• April 5th 2011 @ 12:41pm
      Invictus said | April 5th 2011 @ 12:41pm | ! Report

      The Rebels have benefited greatly from all the lessons learned from the formation of the Force. Having said that, a school boy error (the Kingi try) cost the force the match.

    • Roar Pro

      April 5th 2011 @ 1:37pm
      itsuckstobeyou said | April 5th 2011 @ 1:37pm | ! Report

      It’s also a play-off to be everyone’s second favourite team. Though I’m not sure whether the winner takes the title or the loser…

      At least in this particular instance, I felt horrible for the Force. So many home games have gone the same way as this one and it’s heart wrenching to watch Sharpe so dispondant at the end of each game.

      I’ve enjoyed having three teams that I don’t hate playing this year. Truthfully, you could probably throw the Crusaders in as a fourth. It’s hard to hate them when they are so entertaining.

      • April 5th 2011 @ 3:04pm
        AC said | April 5th 2011 @ 3:04pm | ! Report

        Game on Rebels.

        I’ve gotta say, as a Force supporter I was really REALLY p!ssed that we didn’t smash you guys. I was really looking forward to sticking the boot in for your arrogance in thinking you’d had the franchise race all wrapped up before it even started in 2004.

        I’ll be there in Melbourne with about 20 members of the Sea of Blue. Bring your best slaggings Rebel Army! πŸ˜‰

    • April 5th 2011 @ 3:31pm
      Brett McKay said | April 5th 2011 @ 3:31pm | ! Report

      nice one Stu, we’ve sipped from the same fountain this week, evidently…

      One thing the Rebels have got sewn up already is the supporters stakes, the Rebel Army is unchallenged as a supporter organistaion in Australian rugby, so well played to all of you.

      • April 5th 2011 @ 4:04pm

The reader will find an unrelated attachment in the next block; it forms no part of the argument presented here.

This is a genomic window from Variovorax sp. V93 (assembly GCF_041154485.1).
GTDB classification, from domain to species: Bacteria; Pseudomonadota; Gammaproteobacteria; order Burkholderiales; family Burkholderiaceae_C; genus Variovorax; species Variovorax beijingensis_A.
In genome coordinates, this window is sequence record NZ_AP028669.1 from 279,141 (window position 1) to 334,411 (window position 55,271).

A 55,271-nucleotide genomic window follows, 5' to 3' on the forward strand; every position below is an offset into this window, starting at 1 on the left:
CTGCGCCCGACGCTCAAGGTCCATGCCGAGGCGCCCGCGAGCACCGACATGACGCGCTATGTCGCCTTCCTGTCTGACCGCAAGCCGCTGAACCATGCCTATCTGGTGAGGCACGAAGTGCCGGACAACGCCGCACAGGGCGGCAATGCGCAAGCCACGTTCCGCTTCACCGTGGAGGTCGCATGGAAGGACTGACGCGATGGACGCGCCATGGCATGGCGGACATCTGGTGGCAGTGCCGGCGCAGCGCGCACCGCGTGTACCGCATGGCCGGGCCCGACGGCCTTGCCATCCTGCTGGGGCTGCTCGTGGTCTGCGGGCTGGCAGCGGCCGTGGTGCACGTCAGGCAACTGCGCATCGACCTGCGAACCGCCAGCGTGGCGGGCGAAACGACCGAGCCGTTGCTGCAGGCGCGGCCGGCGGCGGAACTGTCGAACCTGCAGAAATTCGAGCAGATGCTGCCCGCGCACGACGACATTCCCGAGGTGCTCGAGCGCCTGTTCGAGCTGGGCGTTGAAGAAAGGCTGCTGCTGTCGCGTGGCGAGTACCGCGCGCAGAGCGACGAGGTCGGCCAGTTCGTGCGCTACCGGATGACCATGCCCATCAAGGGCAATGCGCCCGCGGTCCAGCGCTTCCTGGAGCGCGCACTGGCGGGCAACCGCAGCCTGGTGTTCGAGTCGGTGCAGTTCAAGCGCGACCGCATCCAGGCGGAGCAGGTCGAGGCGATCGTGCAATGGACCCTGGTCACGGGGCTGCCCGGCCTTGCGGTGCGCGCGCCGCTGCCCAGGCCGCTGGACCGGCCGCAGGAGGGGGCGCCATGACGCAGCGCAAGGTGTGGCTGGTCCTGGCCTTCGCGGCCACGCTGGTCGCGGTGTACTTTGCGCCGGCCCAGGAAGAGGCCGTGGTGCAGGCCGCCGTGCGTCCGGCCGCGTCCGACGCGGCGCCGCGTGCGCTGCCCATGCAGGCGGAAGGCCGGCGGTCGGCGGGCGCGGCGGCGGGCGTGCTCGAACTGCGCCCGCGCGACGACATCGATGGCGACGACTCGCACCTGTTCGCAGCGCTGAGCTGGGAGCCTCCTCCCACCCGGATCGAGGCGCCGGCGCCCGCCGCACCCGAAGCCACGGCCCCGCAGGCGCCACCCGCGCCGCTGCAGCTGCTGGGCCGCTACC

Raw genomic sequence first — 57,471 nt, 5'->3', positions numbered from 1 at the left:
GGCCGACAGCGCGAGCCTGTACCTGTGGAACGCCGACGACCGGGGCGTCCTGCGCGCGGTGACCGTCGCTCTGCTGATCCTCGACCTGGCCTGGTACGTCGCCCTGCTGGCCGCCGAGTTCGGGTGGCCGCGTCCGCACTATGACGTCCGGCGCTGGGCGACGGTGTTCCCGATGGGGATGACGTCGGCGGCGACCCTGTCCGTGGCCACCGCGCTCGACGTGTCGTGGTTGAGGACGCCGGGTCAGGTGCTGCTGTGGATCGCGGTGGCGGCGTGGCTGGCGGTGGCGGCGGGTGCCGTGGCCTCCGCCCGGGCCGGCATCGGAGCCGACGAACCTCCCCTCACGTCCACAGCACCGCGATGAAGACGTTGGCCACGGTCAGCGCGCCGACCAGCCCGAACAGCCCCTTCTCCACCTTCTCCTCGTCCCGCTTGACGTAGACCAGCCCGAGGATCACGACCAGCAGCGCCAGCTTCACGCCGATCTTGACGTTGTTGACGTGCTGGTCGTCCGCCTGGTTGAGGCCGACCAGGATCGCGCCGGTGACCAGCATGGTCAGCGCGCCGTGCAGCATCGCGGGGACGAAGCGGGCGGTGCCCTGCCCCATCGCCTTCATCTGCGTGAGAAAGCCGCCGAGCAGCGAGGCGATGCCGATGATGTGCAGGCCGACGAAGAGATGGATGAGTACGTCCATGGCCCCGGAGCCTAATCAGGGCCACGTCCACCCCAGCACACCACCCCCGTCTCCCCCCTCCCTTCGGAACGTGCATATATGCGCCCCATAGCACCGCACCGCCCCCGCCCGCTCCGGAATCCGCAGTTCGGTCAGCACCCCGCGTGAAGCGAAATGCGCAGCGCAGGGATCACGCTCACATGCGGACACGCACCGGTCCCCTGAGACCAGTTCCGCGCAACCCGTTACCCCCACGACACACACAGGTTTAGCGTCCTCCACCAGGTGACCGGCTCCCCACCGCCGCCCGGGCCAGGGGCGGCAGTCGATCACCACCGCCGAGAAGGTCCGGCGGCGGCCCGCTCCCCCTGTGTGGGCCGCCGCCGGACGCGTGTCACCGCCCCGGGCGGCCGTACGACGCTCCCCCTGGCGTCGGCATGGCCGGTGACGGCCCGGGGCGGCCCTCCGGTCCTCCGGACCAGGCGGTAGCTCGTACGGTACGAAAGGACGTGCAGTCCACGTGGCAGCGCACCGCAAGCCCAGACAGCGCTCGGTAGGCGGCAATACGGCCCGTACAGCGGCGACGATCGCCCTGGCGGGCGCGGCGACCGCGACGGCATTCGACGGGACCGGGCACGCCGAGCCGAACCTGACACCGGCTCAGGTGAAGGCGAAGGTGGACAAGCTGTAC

Ryan said | April 5th 2011 @ 4:04pm | ! Report

        Totally agree about the Rebels supporters. I moved to Melbourne last year and what a bonus it was to get a Super Rugby team at the time i made the move. I have a season pass and we sit behind the sticks near the Rebel Army, they are awesome.

        I was in Sydney last Friday for work and as i have been a Tahs supporter all my life I went to the Chiefs game. Only now that i have been to a few Rebels games do i clearly see how pathetic the Tahs fans are. I have no idea what the answer is to building atmosphere at Tahs games but it seems to be getting worse each season. I will always support the Tahs as my number one team but i would defintely prefer to go a Rebels match in Melbourne than Tahs match in Sydney for the time being.

        I do hope the Tahs admin learn from the good work in Melbourne and Perth in creating atmosphere.

        • April 5th 2011 @ 8:45pm
          P.Tah said | April 5th 2011 @ 8:45pm | ! Report

          Ryan, to create atmosphere, one person just has to start chanting and cheering and those around him/her have to join in. It’s pretty simple really! πŸ˜‰ ‘Don’t kick the ball, don’t kick the ball’ was a perfect example. All we have to do is work out what to chant, ‘Waratah, Waratah…’ may be a good place to start.

    • April 5th 2011 @ 3:45pm
      King of the Gorgonites said | April 5th 2011 @ 3:45pm | ! Report

      On the supporters, what are the members crurrently at, and how are things behind the posts with the Rebel army? converting some souls?

      • April 5th 2011 @ 4:09pm
        Ryan said | April 5th 2011 @ 4:09pm | ! Report

        I heard membership was around 8,000 at the start of the season.
        Rebel Army are brilliant and the whole stadium gets behind them when they start up a chant to lift the players. It very much reminds me of when i was school and sitting on the hill watching the firsts play and the senior boys leading the war cries.

    • April 5th 2011 @ 4:51pm
      Gary said | April 5th 2011 @ 4:51pm | ! Report

      Hopefully the Reblels took the gay boys home with them.